You usually need your landlord's permission to make improvements to your private, council or housing association home.
What counts as an improvement
Your landlord has a duty to carry out most repairs in your home but doesn't usually have to make improvements.
Examples of an improvement include:
- insulating your loft
- replacing single glazing with double glazing windows
- fitting new kitchen units
- building a garden shed
Council or housing association tenants
If you rent your home from the council or a housing association, you always need their written permission for major improvements.
This could include:
- dividing a room to create an extra bedroom
- installing a new kitchen of your choice
Check what your tenancy agreement says because you may need permission for small improvements such as getting a garden shed or putting in new kitchen cabinets.
Council tenants usually have to pay for their own improvements. You might be able to get compensation for doing certain improvements, but only when your tenancy ends.
You are usually responsible for decorating your home and don't need your landlord's permission.
You will usually need your landlord's permission to make any improvements to a private rented home.
This could include:
- painting or redecorating
- tiling a bathroom or kitchen
- changing carpets
Check what your tenancy agreement says and get your landlord’s agreement in writing before you start any work.
Your landlord might agree to improvements you want to make if you agree to put things back the way they were when you leave.
It's usually your responsibility to pay for any improvements you make.
If you don't have a long-term tenancy agreement you might not benefit much from any improvements you make. It can be worthwhile if you have a more secure type of tenancy such as an assured tenancy or pre-1989 regulated tenancy.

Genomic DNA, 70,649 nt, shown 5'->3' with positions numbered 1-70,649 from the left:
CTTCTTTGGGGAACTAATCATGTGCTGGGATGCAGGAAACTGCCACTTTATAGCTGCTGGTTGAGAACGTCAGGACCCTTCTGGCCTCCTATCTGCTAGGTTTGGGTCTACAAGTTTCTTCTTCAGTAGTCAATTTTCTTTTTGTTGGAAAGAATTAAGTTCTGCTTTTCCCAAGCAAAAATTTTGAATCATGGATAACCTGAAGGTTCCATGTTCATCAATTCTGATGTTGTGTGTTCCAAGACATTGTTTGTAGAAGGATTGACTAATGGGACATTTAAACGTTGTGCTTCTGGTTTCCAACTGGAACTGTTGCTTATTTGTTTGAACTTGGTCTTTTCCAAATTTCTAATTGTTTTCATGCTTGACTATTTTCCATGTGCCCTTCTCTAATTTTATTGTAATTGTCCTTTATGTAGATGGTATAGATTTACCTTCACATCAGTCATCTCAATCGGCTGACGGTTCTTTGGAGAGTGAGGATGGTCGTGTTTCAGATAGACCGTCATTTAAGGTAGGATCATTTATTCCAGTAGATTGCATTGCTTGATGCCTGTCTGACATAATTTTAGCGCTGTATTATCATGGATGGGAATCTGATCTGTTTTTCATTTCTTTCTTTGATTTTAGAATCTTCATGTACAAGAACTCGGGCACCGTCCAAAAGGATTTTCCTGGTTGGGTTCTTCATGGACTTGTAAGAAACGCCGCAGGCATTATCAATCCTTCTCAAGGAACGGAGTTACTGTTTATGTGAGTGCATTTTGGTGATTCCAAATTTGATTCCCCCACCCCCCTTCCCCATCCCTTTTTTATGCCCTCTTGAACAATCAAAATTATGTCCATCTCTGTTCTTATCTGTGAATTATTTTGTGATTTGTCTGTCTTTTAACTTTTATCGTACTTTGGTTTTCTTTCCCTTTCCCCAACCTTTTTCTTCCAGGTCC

Energy saving improvements
You can ask your landlord for permission to make your home more energy efficient.
Make the request in writing and tell your landlord about the improvements you want to make.
This could include installing:
- new wall insulation
- a wireless thermostat
- energy efficient windows and doors
You will need to cover the cost of these improvements.
Improvements if you have a disability
Your landlord should make reasonable adjustments to make sure your home meets any disability requirements you may have.
What's reasonable depends on each individual situation. Landlords are not allowed to treat disabled tenants less favourably than others.
Landlords can consider the length of your tenancy, how much work is involved and if permission is needed from anyone else.
You have to ask your landlord to make reasonable changes for you. For example, you could ask to add a ramp to your home.
If you want to make improvements to your home, you may be able to apply for a disabled facilities grant to fund certain improvements.
You must also ask for your landlord's permission first before you make improvements but your landlord can't unreasonably refuse.
Improvements your landlord makes
An improvement may sometimes be needed to fix a repair problem or because there is a risk to your health and safety in the home if it's not done.
It's usually your landlord's responsibility to carry out the work that's needed if there's a:
- risk to your health or safety
- repair problem that can’t be fixed unless improvement work is carried out
Still need advice?
Last updated 14 Jun 2018 | © Shelter
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